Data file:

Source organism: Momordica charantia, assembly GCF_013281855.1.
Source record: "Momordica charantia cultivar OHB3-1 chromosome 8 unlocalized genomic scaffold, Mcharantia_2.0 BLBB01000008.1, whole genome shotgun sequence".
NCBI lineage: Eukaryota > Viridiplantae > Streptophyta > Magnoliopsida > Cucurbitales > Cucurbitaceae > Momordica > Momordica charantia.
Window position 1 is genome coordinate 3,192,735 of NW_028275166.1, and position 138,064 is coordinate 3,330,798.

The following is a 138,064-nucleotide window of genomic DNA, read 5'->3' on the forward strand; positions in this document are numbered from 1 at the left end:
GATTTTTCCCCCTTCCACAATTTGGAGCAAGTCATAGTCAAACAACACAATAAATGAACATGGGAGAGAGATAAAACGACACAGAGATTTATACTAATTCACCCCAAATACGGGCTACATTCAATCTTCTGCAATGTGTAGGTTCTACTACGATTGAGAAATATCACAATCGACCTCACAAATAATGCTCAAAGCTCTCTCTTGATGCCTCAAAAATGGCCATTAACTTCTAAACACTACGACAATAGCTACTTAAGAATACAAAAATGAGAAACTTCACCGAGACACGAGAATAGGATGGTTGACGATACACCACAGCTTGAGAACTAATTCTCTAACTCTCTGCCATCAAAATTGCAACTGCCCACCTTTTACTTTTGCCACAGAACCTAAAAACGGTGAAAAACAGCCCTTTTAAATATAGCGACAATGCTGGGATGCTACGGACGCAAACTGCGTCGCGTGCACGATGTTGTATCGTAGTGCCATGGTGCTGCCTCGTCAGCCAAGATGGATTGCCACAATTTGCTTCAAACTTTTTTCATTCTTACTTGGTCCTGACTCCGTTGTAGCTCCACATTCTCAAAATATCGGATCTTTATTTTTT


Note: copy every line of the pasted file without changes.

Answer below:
Source organism: Momordica charantia, assembly GCF_013281855.1.
Source record: "Momordica charantia cultivar OHB3-1 chromosome 8 unlocalized genomic scaffold, Mcharantia_2.0 BLBB01000008.1, whole genome shotgun sequence".
NCBI lineage: Eukaryota > Viridiplantae > Streptophyta > Magnoliopsida > Cucurbitales > Cucurbitaceae > Momordica > Momordica charantia.
Window position 1 is genome coordinate 3,192,735 of NW_028275166.1, and position 138,064 is coordinate 3,330,798.

The following is a 138,064-nucleotide window of genomic DNA, read 5'->3' on the forward strand; positions in this document are numbered from 1 at the left end:
GATTTTTCCCCCTTCCACAATTTGGAGCAAGTCATAGTCAAACAACACAATAAATGAACATGGGAGAGAGATAAAACGACACAGAGATTTATACTAATTCACCCCAAATACGGGCTACATTCAATCTTCTGCAATGTGTAGGTTCTACTACGATTGAGAAATATCACAATCGACCTCACAAATAATGCTCAAAGCTCTCTCTTGATGCCTCAAAAATGGCCATTAACTTCTAAACACTACGACAATAGCTACTTAAGAATACAAAAATGAGAAACTTCACCGAGACACGAGAATAGGATGGTTGACGATACACCACAGCTTGAGAACTAATTCTCTAACTCTCTGCCATCAAAATTGCAACTGCCCACCTTTTACTTTTGCCACAGAACCTAAAAACGGTGAAAAACAGCCCTTTTAAATATAGCGACAATGCTGGGATGCTACGGACGCAAACTGCGTCGCGTGCACGATGTTGTATCGTAGTGCCATGGTGCTGCCTCGTCAGCCAAGATGGATTGCCACAATTTGCTTCAAACTTTTTTCATTCTTACTTGGTCCTGACTCCGTTGTAGCTCCACATTCTCAAAATATCGGATCTTTATTTTTT